These new sounds made of old sounds adapted to new surroundings make their way around the world picking up variations as they go, then come back to the US and re-enter the mainstream (often by way of Drake). The specificities might vary depending on whether you’re from Cinisello, the 19ème Arrondissement, or Port Harcourt, but there are still underlying similarities. The “Toronto sound” sounds like the “London sound” which sounds like the “Naija sound”, which itself has an undeniable “Caribbeanness” to it. Drizzle on some syrupy autotune, set it all on a delicate bed of 808s, and voila *chef’s kiss* you have a whole vibe. And this rather nebulous concept of “vibe” is exactly what the kids in these videos are responding to. It’s like getting to hear your favourite song as imagined by people who grew up speaking a different language. It’s something different yet immediately recognisable. It still evokes the same feelings in you, but with the bonus of getting the excitement of re-hearing it like it was the first time.
That being said, as we revel in the beauty of this interconnectedness, there is a decidedly less pleasant yet very important aspect to this situation that needs to be addressed nonetheless: the terms on which this trading and mixing of cultures and references is taking place. The spectre of cultural appropriation looms large over these transactions, and as bigger artists borrow sounds and hop on new waves, there is always a risk of provoking the ire of some fan segments and getting accused (with good reason sometimes) of being “culture vultures”. Beyond the hot takes and social media outrage lies a very real issue. As people with more visibility and bigger platforms borrow from less known sources, they can unfairly hog up all the attention, the credit, and more often than not the very tangible financial profits, at the expense of the pioneers who might’ve come up with the original style. Whether it’s intentional or not remains separate from the impact that such actions may have. This is how you end up with people who think Justin Bieber invented Reggaeton, or that Dancehall wasn’t a thing before Drake did Controlla.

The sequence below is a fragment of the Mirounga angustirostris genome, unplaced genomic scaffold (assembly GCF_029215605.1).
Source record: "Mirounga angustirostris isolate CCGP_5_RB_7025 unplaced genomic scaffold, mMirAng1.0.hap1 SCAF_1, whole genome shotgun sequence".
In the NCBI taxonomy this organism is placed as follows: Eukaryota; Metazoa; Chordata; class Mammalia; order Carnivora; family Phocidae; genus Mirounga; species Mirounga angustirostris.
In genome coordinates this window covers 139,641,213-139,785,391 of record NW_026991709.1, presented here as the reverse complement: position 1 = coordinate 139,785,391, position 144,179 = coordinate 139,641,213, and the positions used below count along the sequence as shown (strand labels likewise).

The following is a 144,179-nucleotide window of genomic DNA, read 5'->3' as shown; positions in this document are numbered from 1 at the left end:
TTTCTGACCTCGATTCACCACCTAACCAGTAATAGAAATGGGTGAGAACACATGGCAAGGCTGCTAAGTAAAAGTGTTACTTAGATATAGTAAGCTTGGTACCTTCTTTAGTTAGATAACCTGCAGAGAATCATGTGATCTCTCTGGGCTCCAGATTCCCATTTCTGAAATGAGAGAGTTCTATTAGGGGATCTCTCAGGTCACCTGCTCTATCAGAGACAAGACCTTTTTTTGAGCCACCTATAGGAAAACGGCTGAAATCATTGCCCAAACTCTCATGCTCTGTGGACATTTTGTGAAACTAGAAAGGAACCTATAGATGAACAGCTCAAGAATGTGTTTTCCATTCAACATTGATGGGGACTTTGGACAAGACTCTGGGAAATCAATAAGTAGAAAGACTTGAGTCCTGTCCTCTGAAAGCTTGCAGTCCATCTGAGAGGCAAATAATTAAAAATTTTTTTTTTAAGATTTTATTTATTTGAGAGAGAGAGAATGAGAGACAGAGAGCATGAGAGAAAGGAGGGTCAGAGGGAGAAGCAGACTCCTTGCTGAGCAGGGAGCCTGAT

People who make dope things have been getting erased from the history of their creations for a long time. For a large chunk of pop music’s history things like that happened and no one batted an eye. Elvis Presley, the (so-called) King of Rock ’n’ Roll, took Big Mama Thornton’s Hound Dog and made it his be$t $elling $ong, while she got posthumous recognition and an induction into the Grammy Hall of Fame in 2013. Hell, the entire genre of rock n roll to this day doesn’t get recognised as the genre of black music that it is. It’s difficult to see the practice stopping given how lucrative it’s been, and how easy it is to dominate a narrative if one has enough power or influence. Fortunately, it’s possible for fans and consumers of music to play a role in mitigating that situation. Because the internet, we have almost instant access to nearly any information we desire, and with artists wearing their references on their sleeves, it’s never been easier to find the origin of something. When we hear a bar we like, (Rap)Genius tells us any hidden meaning behind it, Whosampled shows us all the snippets, drums, or voice loops that went into making any popular beat. So while the artists themselves or their record labels might not always feel inclined to give credit where it’s due, it requires very little effort for a listener to be active and find out where their favourite artists got their inspiration from. By doing this they can give smaller, or less popping, artists a much needed look, while at the same discovering and sharing something new that they’ll have a high chance of liking, so everybody wins and everybody vibes. Because ultimately it doesn’t matter where it’s from or what language it’s in, if a song slaps, it slaps.
Nonexhaustive list of songs that slap from the artists mentioned above: